Thinking of Joining USA Triathlon?

Be a part of our 550,000 member community of multisport athletes. Membership benefits include a subscription to the quarterly USA Triathlon magazine, discounts from USA Triathlon partners, inclusion in the national rankings, excess accident insurance at events, and savings at races. To see why you should join or renew today, visit the membership benefits page. Already a member? Login below.

Forgot Password  |  Forgot Member ID  |  Help Renew Membership Become a Member

Featured Poll

Vote for your favorite triathlon discipline; swimming, biking, running

Proprioception and Multisport Training


(0 votes)

The off-season is the perfect time for endurance athletes to work on skill weaknesses. One skill that may be overlooked is improving proprioception. Proprioception is our ability to sense the position of our bodies or parts of our bodies in space. The classic example of proprioceptive skill is touching your nose with your eyes closed.

Swimming is perhaps the most challenging of proprioceptive skills. While prone (face down), in the water and with swim goggles on, it is difficult to sense where ones arms and legs are moving. Using the off-season to improve our swimming proprioceptive skills in the gym, also known as “Land Based Swim Training”, can improve overall performance in the water. 

There are a few simple yet effective ways in which athletes can enhance proprioceptive awareness and therefore improve performance. For swimming, have a coach video tape your swim technique in a pool from the front, back, and side, both under water and above water. After viewing the video in normal speed and again in slow motion, it is possible to detect a lack of bent elbow during the catch and pull phases and a scissor kick while rotating for a breath. Being in the water affects the way one perceives these actions. Practicing land-based exercises and movements to improve flexibility, strength, and technique will help correct problems related to loss of proprioception in the water. Simulating the high elbow catch and pull phases can be practiced using resistance tubing while on a bench, for instance. The kicking motion can be improved by using a stability ball to mimic the kicking motion. Both should be done in front of a mirror for feedback purposes.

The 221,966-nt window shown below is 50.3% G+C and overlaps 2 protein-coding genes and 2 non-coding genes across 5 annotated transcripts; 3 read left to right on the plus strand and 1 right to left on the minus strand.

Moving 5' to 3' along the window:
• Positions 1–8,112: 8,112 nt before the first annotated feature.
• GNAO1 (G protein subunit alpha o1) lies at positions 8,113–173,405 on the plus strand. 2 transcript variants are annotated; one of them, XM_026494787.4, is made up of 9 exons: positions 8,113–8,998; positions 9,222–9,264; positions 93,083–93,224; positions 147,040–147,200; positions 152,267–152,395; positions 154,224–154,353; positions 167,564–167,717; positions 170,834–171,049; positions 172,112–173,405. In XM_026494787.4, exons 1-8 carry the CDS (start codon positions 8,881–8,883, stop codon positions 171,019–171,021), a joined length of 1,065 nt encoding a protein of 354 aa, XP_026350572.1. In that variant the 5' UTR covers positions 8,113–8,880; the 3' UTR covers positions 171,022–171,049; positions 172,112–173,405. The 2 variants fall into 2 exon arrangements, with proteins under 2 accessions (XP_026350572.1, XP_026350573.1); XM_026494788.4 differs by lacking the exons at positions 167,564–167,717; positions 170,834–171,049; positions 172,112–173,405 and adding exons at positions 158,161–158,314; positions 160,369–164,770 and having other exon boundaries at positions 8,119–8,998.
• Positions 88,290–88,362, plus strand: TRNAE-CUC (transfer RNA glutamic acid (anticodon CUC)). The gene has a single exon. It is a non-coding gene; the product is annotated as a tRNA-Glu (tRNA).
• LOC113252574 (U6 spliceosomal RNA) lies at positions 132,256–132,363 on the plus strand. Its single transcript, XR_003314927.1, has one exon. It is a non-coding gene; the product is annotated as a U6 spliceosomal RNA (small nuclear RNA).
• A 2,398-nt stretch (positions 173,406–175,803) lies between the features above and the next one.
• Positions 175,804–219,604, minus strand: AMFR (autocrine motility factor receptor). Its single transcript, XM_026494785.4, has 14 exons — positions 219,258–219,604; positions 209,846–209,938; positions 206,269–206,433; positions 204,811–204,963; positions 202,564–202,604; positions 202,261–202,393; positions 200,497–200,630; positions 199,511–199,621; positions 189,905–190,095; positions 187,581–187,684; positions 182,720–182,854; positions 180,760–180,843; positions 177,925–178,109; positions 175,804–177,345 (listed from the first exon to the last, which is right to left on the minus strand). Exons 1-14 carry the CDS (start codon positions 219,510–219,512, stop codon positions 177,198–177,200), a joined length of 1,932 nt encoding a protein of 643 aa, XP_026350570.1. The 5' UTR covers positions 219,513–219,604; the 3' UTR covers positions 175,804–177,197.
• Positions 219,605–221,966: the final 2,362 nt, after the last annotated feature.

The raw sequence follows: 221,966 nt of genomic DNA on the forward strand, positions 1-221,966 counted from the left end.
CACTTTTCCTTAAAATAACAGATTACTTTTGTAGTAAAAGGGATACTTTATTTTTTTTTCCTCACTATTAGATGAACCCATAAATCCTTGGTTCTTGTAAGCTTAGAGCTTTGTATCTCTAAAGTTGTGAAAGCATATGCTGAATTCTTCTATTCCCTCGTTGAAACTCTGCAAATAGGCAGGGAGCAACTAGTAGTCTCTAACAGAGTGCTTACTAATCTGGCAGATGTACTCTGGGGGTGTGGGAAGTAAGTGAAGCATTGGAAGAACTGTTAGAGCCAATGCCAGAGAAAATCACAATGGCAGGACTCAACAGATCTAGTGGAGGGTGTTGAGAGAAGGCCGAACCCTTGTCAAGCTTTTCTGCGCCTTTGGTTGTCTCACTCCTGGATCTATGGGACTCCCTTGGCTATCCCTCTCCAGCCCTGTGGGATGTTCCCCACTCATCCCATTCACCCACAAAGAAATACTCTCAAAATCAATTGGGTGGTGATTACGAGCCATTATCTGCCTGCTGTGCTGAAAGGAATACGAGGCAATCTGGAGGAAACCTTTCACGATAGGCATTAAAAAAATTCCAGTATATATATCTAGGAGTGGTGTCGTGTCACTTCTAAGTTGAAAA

Similar observations and corrections can be made for running and cycling. A good drill that allows a runner to get a sense of the angle of the elbow is to touch the thumb against the waist during each arm swing. This confirms that the elbow is in a 90-degree angle, which helps minimize shoulder strain and increases efficiency. Running through flat, damp sand is another helpful drill. The foot is striking and pushing off in a proper strike if the prints are flat and without a divot. This confirms a low foot-to-ground contact time and proper foot strike.

Finally, while cycling, periodically tap the top tube with your knee to assure proper tracking of the leg through the pedal stroke. The single leg drill is also good for sensing an effective pedal stroke.

Mark Kotarski, MEd, CPT is a Certified level I USA Triathlon Coach, Certified USA Track and Field Coach and holds a Masters degree in Exercise Physiology. In addition, he is an adjunct faculty member at Harcum College in Bryn Mawr, Pa and is owner of Kotarski Endurance Training, LLC. Mark can be contacted at 

Related Topics

Mid-Atlantic Region